You also want some different grit sanding papers, I’m using the Mr. Grinding Cloth $7.99 (1000/2000/3000 grit) for wet sanding and Model Master sanding films $7.59. Gamera has another type of sanding cloth he wants me to get that I’ll post up later. All from local hobby store.
You’ll want a hobby knife. I just got an Excel Hobby Knife set for $9.49 at the hobby store. I later had to also purchase a Needle Point Hobby Awl for carving sanded away panel lines back into the pieces. $2.99. This isn’t strictly sanding, but you can save yourself some sanding with the knife, and it’s useful for a ton of other crap so go ahead and buy it at this point cause you’re gonna need it.
Step 4. Gluing them together.
If you can find it, buy the Tamiya Extra Thin Cement ($4.99). It comes with a little applicator brush built in. If not, I had to buy Tenax-7R ($3.99). As an applicator for the Tenax I tried a few things. Q-tips are bad. They absorb all the fluid, and are too thick to apply the cement accurately. Also don’t try pipettes. I must have been on crack to try using a plastic squeeze bottle to apply a chemical that melts plastic.. It actually held up well, but then I squeezed too hard and sprayed my piece with Tenax resulting in a gooey mess that I had to putty up and sand back down to fix. I eventually found a good solution for $0.99 at a beauty store. An eyeliner brush. Which is basically just a really fine point paintbrush. The bristles are hair though, and the piece is metal so it stands up well. The hair gets stiff when it dries with the plastic it’s picked up, but next time you dip it, it softens back up real fast. Another cement option is Pro Weld. Micro brushes ($3 for a pack of 10) like in the picture also work well for applicators for both it, and the Tenax.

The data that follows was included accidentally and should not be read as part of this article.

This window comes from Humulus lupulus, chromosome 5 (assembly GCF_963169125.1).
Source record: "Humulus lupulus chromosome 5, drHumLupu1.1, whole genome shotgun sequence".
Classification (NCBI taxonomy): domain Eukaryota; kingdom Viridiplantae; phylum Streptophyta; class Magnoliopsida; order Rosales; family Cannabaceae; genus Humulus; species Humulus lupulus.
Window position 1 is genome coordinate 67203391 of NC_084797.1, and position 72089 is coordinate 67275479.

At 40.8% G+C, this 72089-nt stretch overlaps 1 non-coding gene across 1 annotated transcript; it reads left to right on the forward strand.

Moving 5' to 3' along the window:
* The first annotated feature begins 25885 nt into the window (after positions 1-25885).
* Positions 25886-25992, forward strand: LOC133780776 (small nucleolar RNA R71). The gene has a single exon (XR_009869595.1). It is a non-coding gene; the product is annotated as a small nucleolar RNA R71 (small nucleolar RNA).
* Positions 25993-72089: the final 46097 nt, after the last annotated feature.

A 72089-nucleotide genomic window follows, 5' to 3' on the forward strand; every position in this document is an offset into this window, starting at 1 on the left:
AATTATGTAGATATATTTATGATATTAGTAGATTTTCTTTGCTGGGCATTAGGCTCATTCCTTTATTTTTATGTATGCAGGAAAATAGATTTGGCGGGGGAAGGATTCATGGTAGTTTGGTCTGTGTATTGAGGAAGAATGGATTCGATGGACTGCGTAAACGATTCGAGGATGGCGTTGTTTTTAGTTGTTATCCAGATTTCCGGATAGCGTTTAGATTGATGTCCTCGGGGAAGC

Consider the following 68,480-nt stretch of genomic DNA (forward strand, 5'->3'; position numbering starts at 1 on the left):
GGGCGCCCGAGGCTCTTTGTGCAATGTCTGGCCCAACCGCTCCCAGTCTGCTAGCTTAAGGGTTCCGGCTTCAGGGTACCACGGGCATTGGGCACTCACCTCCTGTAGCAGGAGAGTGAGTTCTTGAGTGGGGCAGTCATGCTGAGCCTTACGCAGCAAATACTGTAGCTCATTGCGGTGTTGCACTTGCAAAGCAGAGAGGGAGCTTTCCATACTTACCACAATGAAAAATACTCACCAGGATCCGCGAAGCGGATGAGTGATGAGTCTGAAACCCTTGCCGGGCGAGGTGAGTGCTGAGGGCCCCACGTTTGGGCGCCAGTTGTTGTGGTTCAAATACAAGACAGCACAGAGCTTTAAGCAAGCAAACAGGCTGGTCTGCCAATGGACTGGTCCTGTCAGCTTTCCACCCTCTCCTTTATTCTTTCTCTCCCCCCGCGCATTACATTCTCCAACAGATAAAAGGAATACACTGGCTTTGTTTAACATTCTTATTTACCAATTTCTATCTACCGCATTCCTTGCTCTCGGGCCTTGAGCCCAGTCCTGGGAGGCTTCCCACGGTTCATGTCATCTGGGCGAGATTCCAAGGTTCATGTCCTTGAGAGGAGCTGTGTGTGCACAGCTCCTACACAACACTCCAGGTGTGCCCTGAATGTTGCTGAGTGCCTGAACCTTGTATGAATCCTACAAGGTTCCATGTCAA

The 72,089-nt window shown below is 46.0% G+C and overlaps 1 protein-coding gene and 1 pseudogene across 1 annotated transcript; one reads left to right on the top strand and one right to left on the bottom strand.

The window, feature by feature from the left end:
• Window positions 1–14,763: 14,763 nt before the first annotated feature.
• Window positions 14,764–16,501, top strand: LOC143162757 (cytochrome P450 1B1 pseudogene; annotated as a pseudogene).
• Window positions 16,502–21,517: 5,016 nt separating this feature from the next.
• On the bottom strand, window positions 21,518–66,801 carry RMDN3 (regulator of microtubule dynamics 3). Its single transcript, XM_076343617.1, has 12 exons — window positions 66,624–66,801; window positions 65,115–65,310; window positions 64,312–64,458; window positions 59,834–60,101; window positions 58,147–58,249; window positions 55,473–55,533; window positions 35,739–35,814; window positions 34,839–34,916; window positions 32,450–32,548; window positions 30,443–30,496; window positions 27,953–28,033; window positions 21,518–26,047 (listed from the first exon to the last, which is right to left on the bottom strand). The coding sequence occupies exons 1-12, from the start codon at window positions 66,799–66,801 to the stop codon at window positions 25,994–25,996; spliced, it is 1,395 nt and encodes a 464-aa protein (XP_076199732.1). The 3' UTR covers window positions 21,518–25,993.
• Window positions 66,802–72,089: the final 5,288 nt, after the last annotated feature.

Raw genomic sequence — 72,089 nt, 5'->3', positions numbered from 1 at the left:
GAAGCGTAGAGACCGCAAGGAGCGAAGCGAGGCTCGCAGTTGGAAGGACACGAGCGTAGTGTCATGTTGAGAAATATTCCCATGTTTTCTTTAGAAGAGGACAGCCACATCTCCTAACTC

Big Paper Clips for clamping pieces.
A container to put all your little pieces in so you don’t lose them, or flick one into your air conditioning vent and have to pray it didn’t go all the way down as you pry up the vent to try and get it back out. I got the container with all the tacks, paperclips, and clamps in it from Target for $4.99.
Step 5. Fixing mistakes
Milliputt. For old crappy models, or just because you got too zealous while sanding, or if you sprayed Tenax all over a piece, you sometimes have to do some repairs. There are other, better, putties for models, but this kind is pretty cheap. $7.95 from Hobby Store.
Step 6. Priming
Before you prime, you probably want to degrease those pieces to get all the oil off your fingers and clean off any dust. I just bought a jumbo size of Simple Green from Home Depot $15 and then a air tight food container ($10 Target) to keep it in. Gamera uses it pure, but I did a 50/50 mix with water and then just drop the pieces in over-night.